Mama Jeckyll & Mrs. Mild

The thing about having kids is that they are with you nearly all the time which means they see more of you than your spouse, your friends, or anyone else. In some senses this is a highly positive concept, a chance for mother-imprinting and such. But there is a scary side to this reality. My kids see all of me, which means they are exposed not only to my gentle, calm Mrs. Mild moments but also to my less appealing Mama Jeckyll moods.

Mama Jeckyll visits most when I haven’t had time to rest or exercise or when I’ve been flying solo for a few days or more. She is someone to be reckoned with, marking her trail with annoyed sighs and eye rolls. She misses the forest for the trees and quickly  forgets which battles are worth fighting. She is, in a nutshell, unpleasant, impatient, and far from amiable.

When Mama Jeckyll visits, she brings along her sidekick, Shame. “Why didn’t you get up earlier to get alone time? Good thing you aren’t a military wife or you would crack! Why can’t you be like such and such, she never lashes out?”

She steals the show until I stop, mid-tyrade, and realize that this is not the way it has to be. When I stand in humility before my boys and ask them to forgive me. When I admit to them that even loving mommas with great intentions are flawed, failing, and sin-sick. When I confess with them before God, she is conquered.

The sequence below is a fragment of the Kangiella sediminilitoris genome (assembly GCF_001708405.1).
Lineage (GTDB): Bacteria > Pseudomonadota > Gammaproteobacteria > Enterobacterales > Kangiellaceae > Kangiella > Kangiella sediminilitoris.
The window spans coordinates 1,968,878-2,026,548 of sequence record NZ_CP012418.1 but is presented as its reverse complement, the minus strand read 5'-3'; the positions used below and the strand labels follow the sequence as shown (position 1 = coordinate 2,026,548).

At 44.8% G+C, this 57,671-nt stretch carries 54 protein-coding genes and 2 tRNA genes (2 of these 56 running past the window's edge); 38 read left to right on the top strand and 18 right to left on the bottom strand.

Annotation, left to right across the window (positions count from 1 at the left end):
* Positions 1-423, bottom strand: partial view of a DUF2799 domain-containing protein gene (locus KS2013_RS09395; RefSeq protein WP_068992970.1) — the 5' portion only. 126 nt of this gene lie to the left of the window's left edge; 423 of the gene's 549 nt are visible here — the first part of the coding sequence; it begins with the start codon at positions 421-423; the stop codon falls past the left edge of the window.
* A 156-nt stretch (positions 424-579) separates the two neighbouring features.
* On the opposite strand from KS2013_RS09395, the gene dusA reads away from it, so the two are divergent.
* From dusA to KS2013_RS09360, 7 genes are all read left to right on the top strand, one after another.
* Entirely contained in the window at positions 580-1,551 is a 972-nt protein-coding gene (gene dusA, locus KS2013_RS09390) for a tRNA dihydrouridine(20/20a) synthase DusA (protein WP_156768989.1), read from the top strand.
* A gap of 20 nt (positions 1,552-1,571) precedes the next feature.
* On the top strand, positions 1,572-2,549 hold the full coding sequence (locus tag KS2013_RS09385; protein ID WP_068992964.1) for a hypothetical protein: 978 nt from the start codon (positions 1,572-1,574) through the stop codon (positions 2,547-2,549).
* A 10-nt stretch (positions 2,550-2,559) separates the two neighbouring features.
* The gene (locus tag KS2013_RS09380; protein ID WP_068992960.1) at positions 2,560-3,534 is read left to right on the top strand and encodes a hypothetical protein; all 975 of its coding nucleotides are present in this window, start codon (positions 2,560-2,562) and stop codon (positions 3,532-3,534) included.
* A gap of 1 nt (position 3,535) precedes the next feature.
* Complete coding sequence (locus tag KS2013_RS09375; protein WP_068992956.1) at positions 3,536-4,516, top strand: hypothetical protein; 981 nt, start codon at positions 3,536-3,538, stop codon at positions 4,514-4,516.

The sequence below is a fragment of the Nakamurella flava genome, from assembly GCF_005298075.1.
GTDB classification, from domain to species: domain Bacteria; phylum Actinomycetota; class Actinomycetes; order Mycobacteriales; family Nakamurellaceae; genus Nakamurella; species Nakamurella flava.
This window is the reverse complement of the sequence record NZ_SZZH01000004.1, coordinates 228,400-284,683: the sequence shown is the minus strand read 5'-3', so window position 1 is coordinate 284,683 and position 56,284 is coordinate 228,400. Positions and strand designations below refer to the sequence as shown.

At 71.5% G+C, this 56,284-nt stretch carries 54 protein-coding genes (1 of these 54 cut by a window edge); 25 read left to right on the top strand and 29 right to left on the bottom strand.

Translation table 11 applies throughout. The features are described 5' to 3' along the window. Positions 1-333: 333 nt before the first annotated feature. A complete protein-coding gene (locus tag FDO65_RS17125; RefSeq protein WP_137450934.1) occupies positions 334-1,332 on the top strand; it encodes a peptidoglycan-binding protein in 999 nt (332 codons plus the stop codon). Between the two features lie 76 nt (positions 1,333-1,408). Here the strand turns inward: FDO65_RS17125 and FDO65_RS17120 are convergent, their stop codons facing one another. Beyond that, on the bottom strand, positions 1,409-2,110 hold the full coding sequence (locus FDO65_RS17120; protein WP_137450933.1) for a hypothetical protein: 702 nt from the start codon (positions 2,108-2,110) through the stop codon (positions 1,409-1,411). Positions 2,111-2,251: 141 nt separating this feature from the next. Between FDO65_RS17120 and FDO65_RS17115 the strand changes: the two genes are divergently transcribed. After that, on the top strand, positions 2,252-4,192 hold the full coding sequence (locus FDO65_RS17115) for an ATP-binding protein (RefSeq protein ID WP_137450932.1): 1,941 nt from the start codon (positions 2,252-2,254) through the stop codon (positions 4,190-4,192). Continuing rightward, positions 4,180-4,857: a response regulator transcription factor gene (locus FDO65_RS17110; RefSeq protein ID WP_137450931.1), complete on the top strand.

Because children are resilient and quick to forgive, they accept my apologies and receive back their more lovable Mrs. Mild.

Simul peccator et justus. Righteous and at the same time a sinner.

This is Martin Luther’s famous way of describing the Christian. This is what I act out and admit to my children daily. I am whole and righteous in Christ, and yet I continue to have a fallen nature in me.

I used to think that the days I was “doing well” were the days when I was most consistently Mrs. Mild; however, I am learning that some of our best days include Mama Jeckyll’s frequent or infrequent visits.

You see, I am teaching my children, in my failing, confessing, and returning, that this is the way of the Christian. That though sin remains in me, there is a new nature growing in strength. That God is far more satisfied with Christ than He is dissatisfied with our failures.

And so we fall, but we fall forward into abounding grace.

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